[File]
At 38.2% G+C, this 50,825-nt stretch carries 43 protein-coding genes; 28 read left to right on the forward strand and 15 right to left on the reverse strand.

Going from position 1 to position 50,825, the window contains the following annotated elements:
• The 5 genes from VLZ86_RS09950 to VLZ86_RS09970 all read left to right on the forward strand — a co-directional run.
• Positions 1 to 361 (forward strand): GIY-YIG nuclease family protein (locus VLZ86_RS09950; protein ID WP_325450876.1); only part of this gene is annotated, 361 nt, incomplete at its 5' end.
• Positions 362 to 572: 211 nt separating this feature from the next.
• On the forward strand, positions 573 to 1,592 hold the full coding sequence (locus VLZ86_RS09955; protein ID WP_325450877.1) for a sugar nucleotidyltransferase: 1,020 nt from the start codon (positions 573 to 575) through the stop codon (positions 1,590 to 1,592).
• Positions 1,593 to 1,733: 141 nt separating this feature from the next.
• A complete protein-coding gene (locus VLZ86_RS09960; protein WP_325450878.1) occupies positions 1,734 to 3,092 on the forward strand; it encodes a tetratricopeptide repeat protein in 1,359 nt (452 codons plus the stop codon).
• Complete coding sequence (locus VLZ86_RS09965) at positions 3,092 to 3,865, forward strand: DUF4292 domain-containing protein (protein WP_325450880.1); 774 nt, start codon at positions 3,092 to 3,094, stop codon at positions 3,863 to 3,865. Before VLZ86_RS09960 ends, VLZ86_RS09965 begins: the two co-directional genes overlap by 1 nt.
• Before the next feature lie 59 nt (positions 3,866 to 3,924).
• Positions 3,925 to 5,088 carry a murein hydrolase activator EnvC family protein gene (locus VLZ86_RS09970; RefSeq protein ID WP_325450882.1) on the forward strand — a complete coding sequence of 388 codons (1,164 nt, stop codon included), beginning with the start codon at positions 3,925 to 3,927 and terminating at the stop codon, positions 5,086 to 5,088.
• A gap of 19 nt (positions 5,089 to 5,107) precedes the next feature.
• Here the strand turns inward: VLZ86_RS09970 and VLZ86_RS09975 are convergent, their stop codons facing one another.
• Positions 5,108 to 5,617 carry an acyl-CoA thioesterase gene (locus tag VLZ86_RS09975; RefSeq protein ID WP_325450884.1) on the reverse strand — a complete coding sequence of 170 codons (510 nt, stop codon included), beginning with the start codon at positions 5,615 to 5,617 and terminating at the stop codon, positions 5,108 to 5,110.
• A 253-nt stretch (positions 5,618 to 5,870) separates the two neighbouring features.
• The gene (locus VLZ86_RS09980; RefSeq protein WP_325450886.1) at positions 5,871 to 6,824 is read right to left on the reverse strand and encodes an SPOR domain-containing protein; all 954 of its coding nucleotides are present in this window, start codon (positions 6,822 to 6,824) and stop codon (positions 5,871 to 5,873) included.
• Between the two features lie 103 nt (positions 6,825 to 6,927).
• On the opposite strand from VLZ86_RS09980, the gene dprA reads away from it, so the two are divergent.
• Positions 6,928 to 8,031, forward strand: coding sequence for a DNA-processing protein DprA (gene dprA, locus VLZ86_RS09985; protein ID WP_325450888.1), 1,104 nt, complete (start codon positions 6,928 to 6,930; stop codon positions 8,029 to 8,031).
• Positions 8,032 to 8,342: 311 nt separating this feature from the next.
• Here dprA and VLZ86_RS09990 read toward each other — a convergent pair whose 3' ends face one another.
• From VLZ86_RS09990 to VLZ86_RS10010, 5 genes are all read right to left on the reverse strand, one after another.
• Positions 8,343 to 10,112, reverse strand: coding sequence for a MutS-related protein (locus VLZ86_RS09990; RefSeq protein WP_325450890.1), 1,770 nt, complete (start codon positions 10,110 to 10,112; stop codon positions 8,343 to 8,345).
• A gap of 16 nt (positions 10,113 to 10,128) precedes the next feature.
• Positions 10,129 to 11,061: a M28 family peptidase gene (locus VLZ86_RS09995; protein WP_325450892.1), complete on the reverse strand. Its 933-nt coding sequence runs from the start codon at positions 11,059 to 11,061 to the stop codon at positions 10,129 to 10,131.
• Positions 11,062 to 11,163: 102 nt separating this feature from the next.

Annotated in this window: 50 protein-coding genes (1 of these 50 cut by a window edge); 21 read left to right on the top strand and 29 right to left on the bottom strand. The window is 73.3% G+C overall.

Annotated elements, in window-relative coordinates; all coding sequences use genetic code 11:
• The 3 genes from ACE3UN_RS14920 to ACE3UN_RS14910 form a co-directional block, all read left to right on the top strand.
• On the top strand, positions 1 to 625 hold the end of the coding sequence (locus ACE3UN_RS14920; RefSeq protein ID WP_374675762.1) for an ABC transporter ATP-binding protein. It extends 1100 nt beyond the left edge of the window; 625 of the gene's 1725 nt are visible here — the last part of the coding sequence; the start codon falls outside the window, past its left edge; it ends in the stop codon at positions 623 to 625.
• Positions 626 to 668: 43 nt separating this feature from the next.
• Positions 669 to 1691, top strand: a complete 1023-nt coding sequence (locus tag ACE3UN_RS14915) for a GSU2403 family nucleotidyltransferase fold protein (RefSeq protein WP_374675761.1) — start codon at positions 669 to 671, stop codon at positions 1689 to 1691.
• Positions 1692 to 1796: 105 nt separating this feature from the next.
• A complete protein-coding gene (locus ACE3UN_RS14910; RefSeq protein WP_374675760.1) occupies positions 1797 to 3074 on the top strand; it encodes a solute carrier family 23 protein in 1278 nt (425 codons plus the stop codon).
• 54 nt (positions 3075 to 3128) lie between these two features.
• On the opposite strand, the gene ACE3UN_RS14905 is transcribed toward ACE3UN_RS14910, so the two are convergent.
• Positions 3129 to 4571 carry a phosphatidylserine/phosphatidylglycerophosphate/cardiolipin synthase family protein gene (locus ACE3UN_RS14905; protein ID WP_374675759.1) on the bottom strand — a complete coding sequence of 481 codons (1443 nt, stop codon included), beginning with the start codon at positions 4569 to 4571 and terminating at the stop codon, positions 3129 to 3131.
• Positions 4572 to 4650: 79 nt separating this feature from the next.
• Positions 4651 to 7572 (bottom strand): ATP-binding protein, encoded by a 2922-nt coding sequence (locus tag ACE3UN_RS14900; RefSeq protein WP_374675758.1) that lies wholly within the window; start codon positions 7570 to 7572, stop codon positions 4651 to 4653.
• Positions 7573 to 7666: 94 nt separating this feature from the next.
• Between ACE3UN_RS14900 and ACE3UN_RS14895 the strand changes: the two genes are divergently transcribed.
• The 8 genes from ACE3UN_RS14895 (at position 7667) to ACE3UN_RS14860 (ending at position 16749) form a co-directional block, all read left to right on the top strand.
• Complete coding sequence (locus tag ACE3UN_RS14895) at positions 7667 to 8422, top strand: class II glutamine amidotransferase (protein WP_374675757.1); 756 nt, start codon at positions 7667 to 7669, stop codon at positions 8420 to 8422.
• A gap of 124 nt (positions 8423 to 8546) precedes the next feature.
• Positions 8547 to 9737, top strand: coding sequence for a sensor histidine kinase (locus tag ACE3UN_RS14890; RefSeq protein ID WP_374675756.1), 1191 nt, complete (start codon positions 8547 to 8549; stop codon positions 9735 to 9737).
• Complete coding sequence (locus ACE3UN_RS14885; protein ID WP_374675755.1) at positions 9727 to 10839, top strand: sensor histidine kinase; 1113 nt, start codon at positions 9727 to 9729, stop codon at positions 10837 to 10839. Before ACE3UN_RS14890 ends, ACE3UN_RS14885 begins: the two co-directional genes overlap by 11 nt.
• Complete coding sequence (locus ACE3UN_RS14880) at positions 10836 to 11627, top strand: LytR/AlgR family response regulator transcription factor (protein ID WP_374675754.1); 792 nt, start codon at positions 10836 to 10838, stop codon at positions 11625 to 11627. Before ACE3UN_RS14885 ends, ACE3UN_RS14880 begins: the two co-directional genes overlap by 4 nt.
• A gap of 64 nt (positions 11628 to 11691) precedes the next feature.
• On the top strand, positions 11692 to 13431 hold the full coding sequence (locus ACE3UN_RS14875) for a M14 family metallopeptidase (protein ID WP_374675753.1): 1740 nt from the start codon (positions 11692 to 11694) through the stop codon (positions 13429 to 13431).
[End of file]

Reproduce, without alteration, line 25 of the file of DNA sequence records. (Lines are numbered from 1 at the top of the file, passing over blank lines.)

• Positions 10,129 to 11,061: a M28 family peptidase gene (locus VLZ86_RS09995; protein WP_325450892.1), complete on the reverse strand. Its 933-nt coding sequence runs from the start codon at positions 11,059 to 11,061 to the stop codon at positions 10,129 to 10,131.